Laly Kassa: While deciding on the best way to save for college depends on your family’s unique situation, for many, the 529 plan offers the most flexibility and tax advantages:
- Account balances may be used for college tuition, room, board, fees, books, supplies and computers. Graduate school and vocational school expenses are also eligible.
- Up to $10,000 per year may be used for grades K-12 tuition.
- Account owners may change beneficiaries. For example, funds that aren’t used by one child may be applied to another child or extended family member.
- Large variety of investment choices including age-based portfolios that become more conservative over time.
- Balance grows tax-free, and no tax is due on distributions as long as the funds are used for qualified education expenses.
- Special provision that allows individuals to “frontload” 5 years of gifts, or up to $75,000 per beneficiary in 2019, and have the entire amount eligible for the annual gift tax exclusion. (Confer with your tax advisor if this technique is used; a federal gift tax return must be filed if more than $15,000 is given in one calendar year.)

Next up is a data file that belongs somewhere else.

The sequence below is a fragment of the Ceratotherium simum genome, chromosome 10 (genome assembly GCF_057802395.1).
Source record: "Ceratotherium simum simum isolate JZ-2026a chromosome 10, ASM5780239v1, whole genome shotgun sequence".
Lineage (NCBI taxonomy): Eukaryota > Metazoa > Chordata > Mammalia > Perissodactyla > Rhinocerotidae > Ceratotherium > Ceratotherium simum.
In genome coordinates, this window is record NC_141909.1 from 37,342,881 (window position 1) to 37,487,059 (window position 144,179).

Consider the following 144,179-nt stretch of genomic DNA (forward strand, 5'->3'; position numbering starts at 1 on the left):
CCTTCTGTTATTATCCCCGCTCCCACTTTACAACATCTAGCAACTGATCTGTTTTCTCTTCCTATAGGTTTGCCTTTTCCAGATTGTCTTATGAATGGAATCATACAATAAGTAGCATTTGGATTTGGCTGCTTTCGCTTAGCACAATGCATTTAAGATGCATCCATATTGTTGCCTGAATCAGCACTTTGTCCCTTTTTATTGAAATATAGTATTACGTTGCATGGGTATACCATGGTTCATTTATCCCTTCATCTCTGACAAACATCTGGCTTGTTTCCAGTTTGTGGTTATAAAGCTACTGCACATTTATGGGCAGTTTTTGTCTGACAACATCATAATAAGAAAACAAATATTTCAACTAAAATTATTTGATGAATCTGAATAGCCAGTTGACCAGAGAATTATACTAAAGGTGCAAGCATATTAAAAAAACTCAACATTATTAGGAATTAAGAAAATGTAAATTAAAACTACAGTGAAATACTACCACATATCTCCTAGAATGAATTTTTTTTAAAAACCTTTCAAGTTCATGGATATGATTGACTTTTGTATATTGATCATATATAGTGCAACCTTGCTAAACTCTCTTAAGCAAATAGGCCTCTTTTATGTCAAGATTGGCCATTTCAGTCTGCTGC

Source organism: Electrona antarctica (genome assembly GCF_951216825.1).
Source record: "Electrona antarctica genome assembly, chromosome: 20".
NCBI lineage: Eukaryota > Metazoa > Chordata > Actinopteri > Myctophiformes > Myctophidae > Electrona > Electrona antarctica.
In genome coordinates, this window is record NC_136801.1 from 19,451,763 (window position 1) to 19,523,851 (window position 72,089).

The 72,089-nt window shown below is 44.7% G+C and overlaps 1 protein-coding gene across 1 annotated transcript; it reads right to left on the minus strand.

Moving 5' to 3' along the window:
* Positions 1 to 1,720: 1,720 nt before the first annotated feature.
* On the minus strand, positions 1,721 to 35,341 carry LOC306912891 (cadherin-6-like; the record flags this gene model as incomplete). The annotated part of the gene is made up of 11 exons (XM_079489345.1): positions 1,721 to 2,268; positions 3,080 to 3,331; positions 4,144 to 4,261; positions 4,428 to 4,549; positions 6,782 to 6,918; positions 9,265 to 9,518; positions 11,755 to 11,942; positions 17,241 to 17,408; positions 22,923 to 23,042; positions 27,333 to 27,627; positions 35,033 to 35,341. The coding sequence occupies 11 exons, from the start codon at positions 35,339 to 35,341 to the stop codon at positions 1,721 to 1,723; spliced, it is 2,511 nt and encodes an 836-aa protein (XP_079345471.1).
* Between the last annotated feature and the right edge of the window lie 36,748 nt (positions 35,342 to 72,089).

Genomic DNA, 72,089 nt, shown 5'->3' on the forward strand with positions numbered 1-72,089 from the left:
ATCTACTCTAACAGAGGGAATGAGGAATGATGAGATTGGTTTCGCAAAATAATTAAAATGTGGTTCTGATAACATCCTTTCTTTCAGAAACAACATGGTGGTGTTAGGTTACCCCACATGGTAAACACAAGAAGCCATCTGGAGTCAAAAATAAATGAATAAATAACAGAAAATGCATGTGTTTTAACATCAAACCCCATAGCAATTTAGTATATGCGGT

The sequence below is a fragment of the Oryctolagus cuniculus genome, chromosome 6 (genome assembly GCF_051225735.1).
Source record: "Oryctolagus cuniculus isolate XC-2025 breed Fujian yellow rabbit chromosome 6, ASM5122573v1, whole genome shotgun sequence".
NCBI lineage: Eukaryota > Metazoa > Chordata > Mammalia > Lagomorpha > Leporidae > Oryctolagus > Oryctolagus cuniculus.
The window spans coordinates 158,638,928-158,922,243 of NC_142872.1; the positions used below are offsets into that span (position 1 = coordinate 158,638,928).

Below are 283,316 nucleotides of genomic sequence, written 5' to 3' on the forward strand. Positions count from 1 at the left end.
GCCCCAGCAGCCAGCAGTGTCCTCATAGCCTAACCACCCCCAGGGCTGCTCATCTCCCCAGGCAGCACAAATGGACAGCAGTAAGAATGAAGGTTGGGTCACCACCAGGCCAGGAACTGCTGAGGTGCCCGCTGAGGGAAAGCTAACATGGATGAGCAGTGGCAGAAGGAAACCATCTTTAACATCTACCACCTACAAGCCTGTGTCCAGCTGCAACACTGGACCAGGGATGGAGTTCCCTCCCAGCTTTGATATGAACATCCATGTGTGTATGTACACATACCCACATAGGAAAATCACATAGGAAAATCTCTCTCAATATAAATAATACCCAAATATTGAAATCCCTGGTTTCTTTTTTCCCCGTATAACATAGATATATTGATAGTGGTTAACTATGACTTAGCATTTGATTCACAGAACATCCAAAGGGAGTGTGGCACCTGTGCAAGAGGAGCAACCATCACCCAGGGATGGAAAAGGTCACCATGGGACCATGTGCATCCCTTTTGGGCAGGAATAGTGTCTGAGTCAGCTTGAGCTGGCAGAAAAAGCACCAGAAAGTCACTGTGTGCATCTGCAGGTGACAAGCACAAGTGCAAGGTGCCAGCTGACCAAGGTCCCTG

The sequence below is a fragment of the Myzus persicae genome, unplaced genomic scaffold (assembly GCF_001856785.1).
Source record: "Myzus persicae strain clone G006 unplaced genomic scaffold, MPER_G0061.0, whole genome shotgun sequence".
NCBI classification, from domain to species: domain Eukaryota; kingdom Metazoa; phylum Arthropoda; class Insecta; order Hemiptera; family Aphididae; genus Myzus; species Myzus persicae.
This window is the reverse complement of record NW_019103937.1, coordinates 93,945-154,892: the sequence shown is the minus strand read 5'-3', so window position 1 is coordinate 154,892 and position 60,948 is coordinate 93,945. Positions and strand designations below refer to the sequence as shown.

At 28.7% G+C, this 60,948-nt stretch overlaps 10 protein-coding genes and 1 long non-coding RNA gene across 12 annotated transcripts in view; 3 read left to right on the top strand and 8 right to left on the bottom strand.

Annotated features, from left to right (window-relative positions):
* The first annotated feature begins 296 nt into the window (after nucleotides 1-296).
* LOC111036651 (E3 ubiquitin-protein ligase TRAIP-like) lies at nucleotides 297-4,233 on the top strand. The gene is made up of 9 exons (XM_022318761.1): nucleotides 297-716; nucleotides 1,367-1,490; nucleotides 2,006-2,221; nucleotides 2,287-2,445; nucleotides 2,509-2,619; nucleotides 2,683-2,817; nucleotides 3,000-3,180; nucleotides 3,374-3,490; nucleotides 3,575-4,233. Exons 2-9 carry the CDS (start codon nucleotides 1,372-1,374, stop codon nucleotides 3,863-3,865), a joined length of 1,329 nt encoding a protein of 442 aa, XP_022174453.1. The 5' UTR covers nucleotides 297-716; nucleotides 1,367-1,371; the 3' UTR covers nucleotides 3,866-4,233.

- Not included in account holder’s estate (as long as the 5-year period has passed for any frontloaded contributions).
- Depending on your state, the contribution amount may be fully or partially deductible for state income tax purposes.
- Parent-owned accounts receive favorable treatment for the federal financial aid asset calculation (only 5.64% of value is counted), and withdrawals are not included in income when calculating the expected family contribution. (Rules are different for grandparent accounts.)
- Any withdrawals that are not for qualified educational expenses are subject to income tax and a 10% penalty.